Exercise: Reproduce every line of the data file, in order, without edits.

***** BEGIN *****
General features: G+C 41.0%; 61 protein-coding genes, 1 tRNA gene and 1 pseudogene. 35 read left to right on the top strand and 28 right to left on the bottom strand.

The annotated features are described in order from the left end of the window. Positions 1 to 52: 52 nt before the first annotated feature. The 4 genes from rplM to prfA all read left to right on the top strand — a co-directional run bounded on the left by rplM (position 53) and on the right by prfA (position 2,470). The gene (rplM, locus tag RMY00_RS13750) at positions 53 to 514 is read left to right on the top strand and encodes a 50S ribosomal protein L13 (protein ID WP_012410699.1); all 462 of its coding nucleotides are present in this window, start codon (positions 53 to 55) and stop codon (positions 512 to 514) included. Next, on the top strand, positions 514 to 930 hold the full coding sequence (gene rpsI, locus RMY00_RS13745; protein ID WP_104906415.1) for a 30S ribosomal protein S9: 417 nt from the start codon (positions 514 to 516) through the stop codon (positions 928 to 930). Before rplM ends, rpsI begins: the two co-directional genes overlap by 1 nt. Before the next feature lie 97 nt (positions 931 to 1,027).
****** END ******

General features: G+C 41.0%; 61 protein-coding genes, 1 tRNA gene and 1 pseudogene. 35 read left to right on the top strand and 28 right to left on the bottom strand.

The annotated features are described in order from the left end of the window. Positions 1 to 52: 52 nt before the first annotated feature. The 4 genes from rplM to prfA all read left to right on the top strand — a co-directional run bounded on the left by rplM (position 53) and on the right by prfA (position 2,470). The gene (rplM, locus tag RMY00_RS13750) at positions 53 to 514 is read left to right on the top strand and encodes a 50S ribosomal protein L13 (protein ID WP_012410699.1); all 462 of its coding nucleotides are present in this window, start codon (positions 53 to 55) and stop codon (positions 512 to 514) included. Next, on the top strand, positions 514 to 930 hold the full coding sequence (gene rpsI, locus RMY00_RS13745; protein ID WP_104906415.1) for a 30S ribosomal protein S9: 417 nt from the start codon (positions 514 to 516) through the stop codon (positions 928 to 930). Before rplM ends, rpsI begins: the two co-directional genes overlap by 1 nt. Before the next feature lie 97 nt (positions 931 to 1,027).